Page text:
The number of officials working on the Cop26 climate change agenda will be cut by around a third – despite important work being carried out to secure the commitments made at the Glasgow summit, Alok Sharma said.
The Cop26 president said around 220 people had been working in the team within the Cabinet Office but that would be cut to around 140-150.
The UK’s presidency of Cop – the United Nations Conference of the Parties – continues until the next summit in Egypt in November, and Mr Sharma said he would be working to make sure the plans made at Glasgow last year come to fruition.
Progress was made at #COP26 to keep 1.5 alive 🌏
Countries raised ambition, committed to real action and accelerated progress to tackle #ClimateChange
But it’s not over. Together we must continue to deliver#TogetherForOurPlanet pic.twitter.com/onKpHZv4r6
— COP26 (@COP26) January 10, 2022
Mr Sharma told the Lords Environment and Climate Change Committee that in “steady state” around 220 people had been working in the Cop unit within the Cabinet Office, supported by officials across Government departments and the diplomatic network.
Setting out the reduction in staffing, he told the peers: “Obviously what we don’t have to do this year is organise a big conference.
“And so our view is that we are looking at 140-150 people during this year – again, a good number of people – but I think that if we want to deliver and work with countries to deliver on all of these commitments we are going to need that level of commitment within the Cop unit itself.”
Mr Sharma said he would be travelling to Egypt this week to discuss the progress towards the Sharm El-Sheikh summit in November.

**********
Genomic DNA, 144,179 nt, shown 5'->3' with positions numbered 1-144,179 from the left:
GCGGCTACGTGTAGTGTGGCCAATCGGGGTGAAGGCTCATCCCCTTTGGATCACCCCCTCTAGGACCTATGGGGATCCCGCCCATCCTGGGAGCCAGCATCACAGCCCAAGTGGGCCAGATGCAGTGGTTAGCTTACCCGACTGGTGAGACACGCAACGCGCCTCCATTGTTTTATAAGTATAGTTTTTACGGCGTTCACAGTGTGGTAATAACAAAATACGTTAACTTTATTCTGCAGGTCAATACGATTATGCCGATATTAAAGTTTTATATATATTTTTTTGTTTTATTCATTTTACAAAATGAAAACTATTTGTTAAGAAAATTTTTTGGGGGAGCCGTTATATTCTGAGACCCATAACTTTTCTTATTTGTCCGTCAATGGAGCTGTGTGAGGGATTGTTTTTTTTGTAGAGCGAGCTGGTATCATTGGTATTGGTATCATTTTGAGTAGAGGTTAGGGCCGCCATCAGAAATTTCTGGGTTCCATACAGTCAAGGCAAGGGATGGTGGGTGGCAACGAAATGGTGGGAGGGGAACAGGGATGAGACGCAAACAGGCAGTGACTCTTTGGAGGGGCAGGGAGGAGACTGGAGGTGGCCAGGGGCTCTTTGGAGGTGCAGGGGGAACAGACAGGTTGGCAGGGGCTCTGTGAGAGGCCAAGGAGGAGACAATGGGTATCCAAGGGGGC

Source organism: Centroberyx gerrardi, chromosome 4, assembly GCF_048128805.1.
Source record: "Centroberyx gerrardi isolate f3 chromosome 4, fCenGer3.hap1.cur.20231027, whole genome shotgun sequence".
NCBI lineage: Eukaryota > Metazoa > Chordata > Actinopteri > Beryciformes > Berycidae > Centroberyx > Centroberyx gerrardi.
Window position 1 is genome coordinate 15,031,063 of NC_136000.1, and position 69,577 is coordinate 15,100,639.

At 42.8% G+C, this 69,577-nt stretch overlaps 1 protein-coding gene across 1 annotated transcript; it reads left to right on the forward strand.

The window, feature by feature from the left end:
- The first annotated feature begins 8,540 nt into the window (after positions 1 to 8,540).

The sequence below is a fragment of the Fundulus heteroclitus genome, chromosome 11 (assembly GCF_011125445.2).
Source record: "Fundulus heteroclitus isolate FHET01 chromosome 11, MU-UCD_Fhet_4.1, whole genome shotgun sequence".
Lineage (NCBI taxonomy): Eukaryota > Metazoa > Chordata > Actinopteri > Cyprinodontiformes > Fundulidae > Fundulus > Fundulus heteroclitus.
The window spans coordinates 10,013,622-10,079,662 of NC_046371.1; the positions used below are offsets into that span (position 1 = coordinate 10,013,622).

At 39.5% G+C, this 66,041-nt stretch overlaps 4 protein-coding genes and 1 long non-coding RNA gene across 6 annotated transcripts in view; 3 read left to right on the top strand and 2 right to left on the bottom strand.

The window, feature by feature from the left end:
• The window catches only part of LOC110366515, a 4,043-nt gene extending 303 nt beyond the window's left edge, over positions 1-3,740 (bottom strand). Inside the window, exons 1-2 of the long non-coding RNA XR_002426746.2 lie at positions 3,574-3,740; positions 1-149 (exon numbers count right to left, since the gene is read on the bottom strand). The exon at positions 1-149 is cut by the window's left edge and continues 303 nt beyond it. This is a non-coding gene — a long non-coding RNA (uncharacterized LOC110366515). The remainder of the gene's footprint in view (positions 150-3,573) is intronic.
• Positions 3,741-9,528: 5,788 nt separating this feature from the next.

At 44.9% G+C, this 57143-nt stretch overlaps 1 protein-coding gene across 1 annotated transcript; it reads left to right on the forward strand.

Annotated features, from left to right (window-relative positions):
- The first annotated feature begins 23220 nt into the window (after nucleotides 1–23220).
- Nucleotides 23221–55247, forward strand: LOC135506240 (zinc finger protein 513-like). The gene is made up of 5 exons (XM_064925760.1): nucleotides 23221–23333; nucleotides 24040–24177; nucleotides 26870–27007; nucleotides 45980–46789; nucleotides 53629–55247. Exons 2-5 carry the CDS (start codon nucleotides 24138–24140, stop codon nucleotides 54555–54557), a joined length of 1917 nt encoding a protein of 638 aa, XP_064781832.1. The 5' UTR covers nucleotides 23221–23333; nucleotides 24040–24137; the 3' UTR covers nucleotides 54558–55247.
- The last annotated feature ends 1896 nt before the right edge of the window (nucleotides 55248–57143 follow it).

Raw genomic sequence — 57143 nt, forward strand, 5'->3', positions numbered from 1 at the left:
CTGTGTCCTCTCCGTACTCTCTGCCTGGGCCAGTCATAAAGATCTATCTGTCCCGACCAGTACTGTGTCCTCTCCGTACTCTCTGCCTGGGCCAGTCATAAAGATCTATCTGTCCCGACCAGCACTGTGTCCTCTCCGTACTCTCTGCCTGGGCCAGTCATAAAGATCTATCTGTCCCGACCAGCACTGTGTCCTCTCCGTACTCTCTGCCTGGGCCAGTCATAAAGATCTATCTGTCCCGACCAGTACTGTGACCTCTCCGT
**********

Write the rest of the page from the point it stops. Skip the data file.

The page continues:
He said the Glasgow Climate Pact had kept alive the goal of limiting climate change to below 1.5C above pre-industrial levels.
But he acknowledged “despite all the commitments that were made, the pulse of 1.5 degrees is weak”.
He said: “And therefore, we now have to work together with our colleagues in Egypt who hold the Cop27 presidency to ensure that there is a delivery plan so that all these commitments that have been made do actually come to fruition.
“And that is what we are working on during this year.”
Mr Sharma’s role as Cop26 president will end when Egypt takes over responsibility and he faced questions about who will be responsible for the issue around the Cabinet table once that happens.
He said: “All of these issues are matters for the Prime Minister, but there is no doubt that, as a government, we are very committed to this whole agenda.”
Mr Sharma said the Cop26 summit had given him a clear indication of the Government’s “global Britain” strategy “which is pushing a domestic agenda, but also leading internationally”.
“And whatever, whatever format there is, I’m quite sure the Government will continue this leadership after we hand over the presidency to Egypt,” he added.